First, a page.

PAINFUL EXPERIENCE

Janet Mbugua's sis-in-law relives fight with fibroids

Heavy bleeding and excruciating cramps came in the wake of painful sex that ruined her honeymoon

In Summary

• The symptoms started in September 2016, before leading to two miscarriages

Tabitha Ndichu
Tabitha Ndichu
Image: Courtesy

Tabitha Ndichu, the sister-in-law to Janet Mbugua, has opened up about her journey with fibroids and the challenges she has gone through. Tabby is the founder of 'My Red Is Beautiful' and also an advocate for women living with fibroids.

Speaking during 'Unscripted with Grace Msalame', Tabitha said, "In September 2016, we had just come from our honeymoon and it's then that the symptoms started.

"I was having heavy bleeding and very painful cramps. It sucked because from painful s*x to not being able to enjoy my experience as a new bride, it crippled my life for me and my husband."

 
 

Initially, Tabitha used to have five days of cramps, but when it went to 10 then 14 days, she knew there was a problem. It reached a point she couldn’t sleep, eat and had to ask for more off days when her menses came.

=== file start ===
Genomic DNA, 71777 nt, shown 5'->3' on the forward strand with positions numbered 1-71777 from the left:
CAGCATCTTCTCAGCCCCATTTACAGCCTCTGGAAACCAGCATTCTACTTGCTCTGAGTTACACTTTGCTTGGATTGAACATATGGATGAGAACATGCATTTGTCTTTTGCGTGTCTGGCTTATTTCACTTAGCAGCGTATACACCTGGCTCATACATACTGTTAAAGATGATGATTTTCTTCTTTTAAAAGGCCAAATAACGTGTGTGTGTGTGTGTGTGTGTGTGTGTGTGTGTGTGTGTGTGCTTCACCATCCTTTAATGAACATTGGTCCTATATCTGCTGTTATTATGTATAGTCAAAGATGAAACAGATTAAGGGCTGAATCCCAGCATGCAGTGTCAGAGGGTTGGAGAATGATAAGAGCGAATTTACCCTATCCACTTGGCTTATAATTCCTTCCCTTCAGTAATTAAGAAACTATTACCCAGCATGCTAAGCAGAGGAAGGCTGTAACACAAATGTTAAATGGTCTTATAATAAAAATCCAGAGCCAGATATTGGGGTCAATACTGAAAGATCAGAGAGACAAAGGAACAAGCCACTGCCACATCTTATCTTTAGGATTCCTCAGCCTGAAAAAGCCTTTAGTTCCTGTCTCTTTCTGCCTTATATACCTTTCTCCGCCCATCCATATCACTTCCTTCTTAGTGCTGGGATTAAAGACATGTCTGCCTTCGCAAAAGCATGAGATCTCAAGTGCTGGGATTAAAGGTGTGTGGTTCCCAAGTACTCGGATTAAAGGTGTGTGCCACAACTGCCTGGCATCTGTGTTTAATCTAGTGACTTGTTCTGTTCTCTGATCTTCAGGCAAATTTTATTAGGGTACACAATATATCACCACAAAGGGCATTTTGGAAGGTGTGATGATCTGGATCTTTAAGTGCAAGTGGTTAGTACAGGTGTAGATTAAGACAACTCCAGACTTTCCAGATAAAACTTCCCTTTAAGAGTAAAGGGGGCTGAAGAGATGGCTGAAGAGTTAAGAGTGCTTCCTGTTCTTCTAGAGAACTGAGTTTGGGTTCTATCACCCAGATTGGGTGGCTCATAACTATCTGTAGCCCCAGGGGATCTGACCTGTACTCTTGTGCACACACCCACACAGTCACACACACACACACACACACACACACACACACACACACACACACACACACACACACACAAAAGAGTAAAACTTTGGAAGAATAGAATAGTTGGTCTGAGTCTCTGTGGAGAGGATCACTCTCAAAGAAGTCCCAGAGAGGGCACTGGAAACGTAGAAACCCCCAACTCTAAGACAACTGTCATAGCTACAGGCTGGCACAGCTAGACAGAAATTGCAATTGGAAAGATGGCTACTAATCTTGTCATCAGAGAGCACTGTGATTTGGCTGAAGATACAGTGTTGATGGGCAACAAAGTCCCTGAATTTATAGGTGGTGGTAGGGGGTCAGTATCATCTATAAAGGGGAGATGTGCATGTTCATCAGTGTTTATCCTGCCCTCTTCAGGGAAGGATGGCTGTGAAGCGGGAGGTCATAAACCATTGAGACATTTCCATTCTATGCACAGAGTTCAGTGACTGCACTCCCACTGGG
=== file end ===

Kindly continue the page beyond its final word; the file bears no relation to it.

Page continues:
"In February 2017, I had gone back to lose some weight to balance my hormones and try looking for a baby, then I started feeling dizzy," she said.

Her trainer suggested she take water but after that, she couldn’t move and he had to let her go home. She was diagnosed with anaemia and always looked pregnant and people would constantly ask whether she was pregnant.

Tabitha has symptomatic fibroids, meaning, they have grown inside the uterine cavity, thus when the child is trying to grow, the fibroids compete for nutrients, causing miscarriages. She does not leave the house the first five days of her period, and people sometimes feel like she is intentionally avoiding them.

Tabitha adds that she would want to give her husband a child. "I would do anything to be able to give him that baby but I cannot do it. I have been pregnant twice the last two years but ended up with a miscarriage," she said.

The hardest thing to come to terms with is the fact that she might never be able to bear a child. On how she keeps strong, Tabby said it's by God’s grace.

"God’s grace has been sufficient. My family and my husband have been very supportive. I have also decided to create the life I would want for myself. Each day I wake up and stand by a mirror and proclaim all the things I can and will do," she said.